In the digital age, somebody’s worst moment can be the first result a Google search returns on them, potentially forever. Increasingly, news publishers are being asked to take down content that the person making the request wants the world to forget. Whether the profession of journalism—the self-proclaimed “first draft of history”—should be in the business of unpublishing yesterday’s news presents thorny practical, ethical, and even existential dilemmas.
By CHIP STEWART, Texas Christian University, and DEBORAH L. DWYER, Reynolds Journalism Institute
Our collective ability to remember is virtually endless with the help of a simple Google search, which transforms a news story into an indelible record that may inflict real harm in present-day life. A person named in the news for a drug arrest 10 years ago, for example, may claim the information is damaging to his current job search. But old criminal arrests are just one of hundreds of reasons a person may ask a newsroom to unpublish information about them.
Many newsrooms in the United States that took staunch stances against unpublishing initially are rethinking that position and relaxing their standards. Best practices and new policies are emerging in newsrooms reconsidering the permanence of their digital content. Below, we answer some common questions and offer suggestions for those considering drafting an unpublishing policy.
Is a news organization legally required to unpublish?
The legal part of the unpublishing equation is relatively simple. With very little exception, publishers cannot be required to take down what they have already published. The First Amendment generally forbids courts from ordering takedowns of this sort, classifying them as unconstitutional prior restraints on publication. The Texas Supreme Court recognized a narrow exception to this in 2014 in the Kinney v. Barnes case, in which it ordered a website to take down a statement that a lower court had already ruled to be defamatory, and thus no longer protected by the First Amendment.
But items that are accurate but merely unflattering—such as reports of an arrest that did not lead to charges, youthful indiscretions or minor offenses—will not result in court orders to unpublish. Similarly, expungement orders only apply to government agencies that maintain criminal records, not news publishers. This is not to say, however, that individuals will avoid pursuing any legal claim; although they likely won’t win, the process can inflict distress and drain resources in a strapped newsroom.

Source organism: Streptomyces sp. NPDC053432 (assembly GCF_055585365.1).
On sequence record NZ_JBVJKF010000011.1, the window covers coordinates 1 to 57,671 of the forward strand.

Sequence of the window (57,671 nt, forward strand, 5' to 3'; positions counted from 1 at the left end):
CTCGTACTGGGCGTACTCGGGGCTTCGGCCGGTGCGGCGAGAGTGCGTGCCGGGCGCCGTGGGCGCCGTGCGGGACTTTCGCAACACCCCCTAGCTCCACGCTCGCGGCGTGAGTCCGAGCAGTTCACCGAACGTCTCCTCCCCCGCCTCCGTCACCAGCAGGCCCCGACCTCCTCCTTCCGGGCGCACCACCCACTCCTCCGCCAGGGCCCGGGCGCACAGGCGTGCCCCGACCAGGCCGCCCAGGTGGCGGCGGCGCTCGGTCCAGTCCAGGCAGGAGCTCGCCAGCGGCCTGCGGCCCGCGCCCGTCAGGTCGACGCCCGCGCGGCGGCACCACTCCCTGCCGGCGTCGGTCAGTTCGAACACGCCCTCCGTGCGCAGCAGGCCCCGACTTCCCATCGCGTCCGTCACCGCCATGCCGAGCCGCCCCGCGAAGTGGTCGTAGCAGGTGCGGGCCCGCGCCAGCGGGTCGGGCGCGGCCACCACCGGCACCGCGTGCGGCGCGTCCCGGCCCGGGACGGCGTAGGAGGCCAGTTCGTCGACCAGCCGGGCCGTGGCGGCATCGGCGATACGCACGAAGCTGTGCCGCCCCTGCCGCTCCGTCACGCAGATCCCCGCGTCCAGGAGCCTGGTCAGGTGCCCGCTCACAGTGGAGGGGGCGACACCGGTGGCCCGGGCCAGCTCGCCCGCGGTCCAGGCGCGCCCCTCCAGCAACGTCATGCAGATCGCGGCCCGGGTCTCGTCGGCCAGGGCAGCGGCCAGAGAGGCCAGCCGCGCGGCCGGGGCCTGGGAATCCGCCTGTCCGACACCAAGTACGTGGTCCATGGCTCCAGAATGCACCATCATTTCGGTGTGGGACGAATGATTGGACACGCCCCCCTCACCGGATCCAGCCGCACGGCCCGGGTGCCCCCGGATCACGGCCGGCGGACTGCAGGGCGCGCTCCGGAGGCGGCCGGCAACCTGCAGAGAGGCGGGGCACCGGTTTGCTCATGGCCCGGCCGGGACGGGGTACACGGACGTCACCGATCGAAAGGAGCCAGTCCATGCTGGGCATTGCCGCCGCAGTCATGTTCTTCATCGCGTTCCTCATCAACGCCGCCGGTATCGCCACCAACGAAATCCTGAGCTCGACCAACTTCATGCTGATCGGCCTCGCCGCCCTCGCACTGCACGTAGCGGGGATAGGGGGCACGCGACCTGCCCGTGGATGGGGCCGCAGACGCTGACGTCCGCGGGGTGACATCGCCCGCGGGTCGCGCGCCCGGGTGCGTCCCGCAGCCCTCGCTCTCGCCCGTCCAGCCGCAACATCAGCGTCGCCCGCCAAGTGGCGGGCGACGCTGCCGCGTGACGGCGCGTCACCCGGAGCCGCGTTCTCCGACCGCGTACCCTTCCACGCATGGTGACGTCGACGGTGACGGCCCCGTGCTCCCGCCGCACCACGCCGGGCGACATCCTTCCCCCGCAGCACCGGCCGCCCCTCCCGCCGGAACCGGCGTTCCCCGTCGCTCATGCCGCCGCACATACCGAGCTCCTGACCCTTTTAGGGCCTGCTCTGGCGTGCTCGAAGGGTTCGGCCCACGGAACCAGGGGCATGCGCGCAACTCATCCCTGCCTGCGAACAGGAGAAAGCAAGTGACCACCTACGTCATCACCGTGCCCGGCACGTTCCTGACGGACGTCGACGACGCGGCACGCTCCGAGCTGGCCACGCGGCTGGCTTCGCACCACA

What actions constitute unpublishing?
Most editors equate unpublishing to removing the content from the news organization’s content management system, thus making it no longer accessible by the public on the news website. But it may not be that simple. Is the information still archived somewhere else for posterity? Can your newsroom staff access the information? Research indicates most organizations that unpublish equate it with deleting content from things under their control. Very few say they have made efforts to help scrub the information lurking in other areas of the internet, such as social media, LexisNexis or the Internet Archive.
Are there effective alternatives?
There are several alternatives to directly removing content that may satisfy concerns of the public while also being more acceptable to journalists reluctant to take down accurate news content. A few of the most common alternatives are listed below:
1. Delisting the information from search engines
“Hiding” the content from the prying eyes of search engines is one alternative to unpublishing. Using code or through a request to the search engine, you may be able to remove items from being found, even while they remain published on your website and in your archives. The Southeast Missourian announced a delisting policy in 2018 that automatically blocks crime reports from search engine results after six years of publication. In addition, it states the organization will “generally remove staff-written crime articles” for misdemeanors if a request that meets certain criteria is received.
2. Removing identifying information
At times a requestor is satisfied with the replacement of their identifying information with an anonymous identifier, such as replacing a child’s name with “a third grader at ABC Elementary.”
3. Updating the information